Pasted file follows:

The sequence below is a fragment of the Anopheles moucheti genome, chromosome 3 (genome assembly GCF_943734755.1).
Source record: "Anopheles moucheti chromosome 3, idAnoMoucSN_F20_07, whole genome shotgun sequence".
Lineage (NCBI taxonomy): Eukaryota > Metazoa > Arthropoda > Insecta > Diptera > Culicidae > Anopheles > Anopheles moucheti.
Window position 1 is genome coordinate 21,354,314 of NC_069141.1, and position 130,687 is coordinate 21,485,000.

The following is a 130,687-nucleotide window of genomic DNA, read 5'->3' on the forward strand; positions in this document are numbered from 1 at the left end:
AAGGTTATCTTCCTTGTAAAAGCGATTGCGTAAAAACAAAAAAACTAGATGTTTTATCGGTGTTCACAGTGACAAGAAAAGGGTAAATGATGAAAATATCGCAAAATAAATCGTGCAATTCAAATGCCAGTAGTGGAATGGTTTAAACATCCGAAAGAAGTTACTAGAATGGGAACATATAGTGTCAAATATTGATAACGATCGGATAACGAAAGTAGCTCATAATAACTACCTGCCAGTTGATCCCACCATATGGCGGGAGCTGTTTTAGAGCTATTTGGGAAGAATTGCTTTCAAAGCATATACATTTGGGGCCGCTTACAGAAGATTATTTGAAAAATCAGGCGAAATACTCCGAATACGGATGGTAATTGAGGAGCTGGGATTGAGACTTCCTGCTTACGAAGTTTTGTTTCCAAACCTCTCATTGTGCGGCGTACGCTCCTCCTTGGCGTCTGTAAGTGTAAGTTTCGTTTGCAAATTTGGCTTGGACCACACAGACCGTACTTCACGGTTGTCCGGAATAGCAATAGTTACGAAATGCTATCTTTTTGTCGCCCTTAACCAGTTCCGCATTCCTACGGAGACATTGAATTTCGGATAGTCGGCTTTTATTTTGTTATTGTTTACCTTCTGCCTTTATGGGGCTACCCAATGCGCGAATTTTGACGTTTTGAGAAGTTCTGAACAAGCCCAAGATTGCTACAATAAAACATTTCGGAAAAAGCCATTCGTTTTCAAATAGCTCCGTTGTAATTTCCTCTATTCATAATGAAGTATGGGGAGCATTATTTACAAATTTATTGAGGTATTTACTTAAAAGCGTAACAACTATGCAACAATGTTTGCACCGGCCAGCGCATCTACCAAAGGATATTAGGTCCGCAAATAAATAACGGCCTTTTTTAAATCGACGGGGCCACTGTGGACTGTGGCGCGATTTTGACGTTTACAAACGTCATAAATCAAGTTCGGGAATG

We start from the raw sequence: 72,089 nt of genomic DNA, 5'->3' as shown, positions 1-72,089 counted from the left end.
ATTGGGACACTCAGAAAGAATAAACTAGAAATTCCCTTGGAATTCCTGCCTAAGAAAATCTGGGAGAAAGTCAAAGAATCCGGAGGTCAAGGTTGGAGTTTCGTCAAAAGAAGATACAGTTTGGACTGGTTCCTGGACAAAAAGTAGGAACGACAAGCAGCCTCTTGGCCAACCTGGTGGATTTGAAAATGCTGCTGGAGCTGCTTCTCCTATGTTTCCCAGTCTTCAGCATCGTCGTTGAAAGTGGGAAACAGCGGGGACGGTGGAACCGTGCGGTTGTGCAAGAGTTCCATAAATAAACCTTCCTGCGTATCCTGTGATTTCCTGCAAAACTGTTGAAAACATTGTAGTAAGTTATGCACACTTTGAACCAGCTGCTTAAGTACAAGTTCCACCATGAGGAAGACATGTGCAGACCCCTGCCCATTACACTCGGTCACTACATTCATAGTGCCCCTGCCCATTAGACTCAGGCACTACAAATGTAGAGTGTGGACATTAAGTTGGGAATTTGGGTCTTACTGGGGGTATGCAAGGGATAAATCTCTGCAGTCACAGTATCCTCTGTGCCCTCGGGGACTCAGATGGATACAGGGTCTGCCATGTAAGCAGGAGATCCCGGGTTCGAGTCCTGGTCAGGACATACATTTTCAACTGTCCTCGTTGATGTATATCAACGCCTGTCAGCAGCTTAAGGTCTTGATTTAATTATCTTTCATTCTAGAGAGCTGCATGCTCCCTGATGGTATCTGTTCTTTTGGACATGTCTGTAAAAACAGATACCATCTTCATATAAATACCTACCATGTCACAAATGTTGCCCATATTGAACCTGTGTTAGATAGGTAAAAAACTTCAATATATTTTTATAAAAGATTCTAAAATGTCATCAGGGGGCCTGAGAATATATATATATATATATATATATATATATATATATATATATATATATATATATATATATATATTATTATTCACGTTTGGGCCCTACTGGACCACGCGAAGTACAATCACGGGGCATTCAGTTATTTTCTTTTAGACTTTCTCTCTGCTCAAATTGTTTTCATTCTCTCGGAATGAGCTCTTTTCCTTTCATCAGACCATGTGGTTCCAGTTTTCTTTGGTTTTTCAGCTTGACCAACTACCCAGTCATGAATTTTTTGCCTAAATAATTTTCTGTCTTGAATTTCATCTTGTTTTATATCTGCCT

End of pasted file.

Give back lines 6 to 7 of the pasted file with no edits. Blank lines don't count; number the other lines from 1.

AAGGTTATCTTCCTTGTAAAAGCGATTGCGTAAAAACAAAAAAACTAGATGTTTTATCGGTGTTCACAGTGACAAGAAAAGGGTAAATGATGAAAATATCGCAAAATAAATCGTGCAATTCAAATGCCAGTAGTGGAATGGTTTAAACATCCGAAAGAAGTTACTAGAATGGGAACATATAGTGTCAAATATTGATAACGATCGGATAACGAAAGTAGCTCATAATAACTACCTGCCAGTTGATCCCACCATATGGCGGGAGCTGTTTTAGAGCTATTTGGGAAGAATTGCTTTCAAAGCATATACATTTGGGGCCGCTTACAGAAGATTATTTGAAAAATCAGGCGAAATACTCCGAATACGGATGGTAATTGAGGAGCTGGGATTGAGACTTCCTGCTTACGAAGTTTTGTTTCCAAACCTCTCATTGTGCGGCGTACGCTCCTCCTTGGCGTCTGTAAGTGTAAGTTTCGTTTGCAAATTTGGCTTGGACCACACAGACCGTACTTCACGGTTGTCCGGAATAGCAATAGTTACGAAATGCTATCTTTTTGTCGCCCTTAACCAGTTCCGCATTCCTACGGAGACATTGAATTTCGGATAGTCGGCTTTTATTTTGTTATTGTTTACCTTCTGCCTTTATGGGGCTACCCAATGCGCGAATTTTGACGTTTTGAGAAGTTCTGAACAAGCCCAAGATTGCTACAATAAAACATTTCGGAAAAAGCCATTCGTTTTCAAATAGCTCCGTTGTAATTTCCTCTATTCATAATGAAGTATGGGGAGCATTATTTACAAATTTATTGAGGTATTTACTTAAAAGCGTAACAACTATGCAACAATGTTTGCACCGGCCAGCGCATCTACCAAAGGATATTAGGTCCGCAAATAAATAACGGCCTTTTTTAAATCGACGGGGCCACTGTGGACTGTGGCGCGATTTTGACGTTTACAAACGTCATAAATCAAGTTCGGGAATG

We start from the raw sequence: 72,089 nt of genomic DNA, 5'->3' as shown, positions 1-72,089 counted from the left end.